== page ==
Tuesday, September 11, 2007

Lets Go Halfsies

Almost every week, I end up throwing out food that goes bad as a result of my cooking for two. I find it frustrating that stores cannot figure out that a number of their customers are single folks or families of 2. I end up buying a huge bushel of parsley instead of the 2 teaspoons the recipe calls for. Same with cilantro and celery. DAMN that celery, it drives me nuts how much I have to toss out. I contemplated composting, but I am not sure what to use it for. What do I do with compost when its done doing its thing? I know I could just look it up on the internet, I will have to do that today after this post. Please, Whole Foods, could you consider selling smaller loaves of bread, smaller bunches of herbs, half containers of liquids like soy milk (which goes bad after 1 week of being opened, I never end up using it all) and smaller boxes of cereal. I guarantee this would revolutionize the supermarket business. People would shop more often if they buy smaller quantities of food items and I would even be willing to pay more for the extra effort it takes to produce/ design the new containers. Mark my words, this is the next big thing like how magazines and newspapers have followed this trend of smaller sizes to be more eco-conscious. Good stuff comes in small packages after all!!!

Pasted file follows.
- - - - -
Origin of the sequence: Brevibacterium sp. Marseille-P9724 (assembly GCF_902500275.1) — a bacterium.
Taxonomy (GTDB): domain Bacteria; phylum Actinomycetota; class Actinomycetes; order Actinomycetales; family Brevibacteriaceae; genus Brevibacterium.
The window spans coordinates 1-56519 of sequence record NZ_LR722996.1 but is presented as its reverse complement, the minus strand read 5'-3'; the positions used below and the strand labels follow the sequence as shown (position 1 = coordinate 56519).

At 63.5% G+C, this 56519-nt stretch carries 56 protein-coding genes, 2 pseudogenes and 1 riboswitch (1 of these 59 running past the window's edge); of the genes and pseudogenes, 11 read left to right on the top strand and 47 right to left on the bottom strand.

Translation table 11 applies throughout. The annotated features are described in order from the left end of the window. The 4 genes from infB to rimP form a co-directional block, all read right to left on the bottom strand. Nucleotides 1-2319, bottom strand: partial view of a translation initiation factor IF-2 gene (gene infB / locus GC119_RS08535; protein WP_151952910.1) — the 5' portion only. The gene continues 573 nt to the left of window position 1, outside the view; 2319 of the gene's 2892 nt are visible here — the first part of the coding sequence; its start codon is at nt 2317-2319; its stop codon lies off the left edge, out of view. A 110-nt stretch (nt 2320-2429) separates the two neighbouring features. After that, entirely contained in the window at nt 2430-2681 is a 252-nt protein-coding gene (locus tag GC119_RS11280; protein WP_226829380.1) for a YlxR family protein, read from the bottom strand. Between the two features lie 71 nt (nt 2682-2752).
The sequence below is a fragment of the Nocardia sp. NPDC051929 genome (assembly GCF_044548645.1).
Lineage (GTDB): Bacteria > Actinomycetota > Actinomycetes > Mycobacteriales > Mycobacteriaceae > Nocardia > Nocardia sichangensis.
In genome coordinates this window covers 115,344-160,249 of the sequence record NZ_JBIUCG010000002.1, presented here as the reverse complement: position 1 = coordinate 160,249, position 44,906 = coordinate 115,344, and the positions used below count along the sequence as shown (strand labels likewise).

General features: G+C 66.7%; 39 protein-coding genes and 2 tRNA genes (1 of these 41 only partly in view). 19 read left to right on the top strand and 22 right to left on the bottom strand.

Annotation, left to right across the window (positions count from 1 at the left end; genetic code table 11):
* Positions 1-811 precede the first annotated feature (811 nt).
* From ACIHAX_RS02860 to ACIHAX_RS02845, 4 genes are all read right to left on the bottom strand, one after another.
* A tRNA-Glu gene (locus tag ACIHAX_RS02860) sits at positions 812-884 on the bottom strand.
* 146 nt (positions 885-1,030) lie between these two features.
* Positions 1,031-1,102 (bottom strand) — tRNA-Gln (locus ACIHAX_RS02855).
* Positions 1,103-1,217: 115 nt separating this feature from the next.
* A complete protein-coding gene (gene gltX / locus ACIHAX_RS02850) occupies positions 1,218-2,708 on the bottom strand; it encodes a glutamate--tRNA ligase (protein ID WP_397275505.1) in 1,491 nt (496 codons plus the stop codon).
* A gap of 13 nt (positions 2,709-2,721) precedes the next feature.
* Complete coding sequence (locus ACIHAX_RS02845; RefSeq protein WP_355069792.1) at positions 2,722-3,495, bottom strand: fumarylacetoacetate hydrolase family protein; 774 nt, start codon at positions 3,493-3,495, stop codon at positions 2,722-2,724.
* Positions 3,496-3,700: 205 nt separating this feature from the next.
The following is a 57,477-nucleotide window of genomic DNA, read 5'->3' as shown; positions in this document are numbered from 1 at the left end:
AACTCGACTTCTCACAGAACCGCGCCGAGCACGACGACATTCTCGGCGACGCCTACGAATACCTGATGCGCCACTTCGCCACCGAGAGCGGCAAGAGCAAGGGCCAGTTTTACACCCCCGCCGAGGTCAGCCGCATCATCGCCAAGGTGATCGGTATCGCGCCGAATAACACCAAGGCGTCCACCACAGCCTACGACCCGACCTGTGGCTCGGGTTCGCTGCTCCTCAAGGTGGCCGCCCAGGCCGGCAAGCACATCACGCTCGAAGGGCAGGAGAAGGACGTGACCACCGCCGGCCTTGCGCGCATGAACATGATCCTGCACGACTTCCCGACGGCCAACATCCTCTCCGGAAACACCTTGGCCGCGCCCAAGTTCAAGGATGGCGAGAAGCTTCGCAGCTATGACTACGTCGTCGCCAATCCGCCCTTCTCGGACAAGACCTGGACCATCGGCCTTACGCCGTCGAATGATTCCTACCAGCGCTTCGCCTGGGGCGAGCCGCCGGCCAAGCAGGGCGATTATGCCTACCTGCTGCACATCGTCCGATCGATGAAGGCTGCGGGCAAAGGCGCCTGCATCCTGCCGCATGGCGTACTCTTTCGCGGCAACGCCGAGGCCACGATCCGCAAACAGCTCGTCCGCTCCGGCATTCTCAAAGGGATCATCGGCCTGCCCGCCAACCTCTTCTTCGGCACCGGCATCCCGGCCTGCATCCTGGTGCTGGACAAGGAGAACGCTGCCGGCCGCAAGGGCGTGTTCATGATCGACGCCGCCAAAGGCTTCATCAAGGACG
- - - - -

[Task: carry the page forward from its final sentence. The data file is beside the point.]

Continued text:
Tuesday, September 4, 2007

Sebastopol, Berkeley, etc.

This weekend we spent time in Occidental at our "country house" as my New York City originating husband likes to call it. After a delicious meal at a restaurant in Sebastopol called SLICE OF LIFE, I pondered the following: How do veg conscious towns and cities come to be? My smarty pants B.F.F. Michelle said that its usually a college town thing. I agreed, but its not always the case. Obviously a location like Berkeley falls into that category. What about the towns that are unique for no apparent reason, not housing a college or sporting a city vibe? Some country towns are seriously lacking restaurants in general except for maybe a Denny's or Applebee's but others are very thoughtful in their choices of what is acceptable to grace their land. Sebastopol fought to keep McDonalds out, sadly unsuccessfully.
I want to know why certain towns are so diverse and down to earth. Why is Healdsburg a meat haven with so few choices for vegans, when Sebastopol is a goldmine for those wanting a meal that never mooed or clucked? If anyone knows why this is, please fill me in. Recommend a book or something because it is so interesting to me!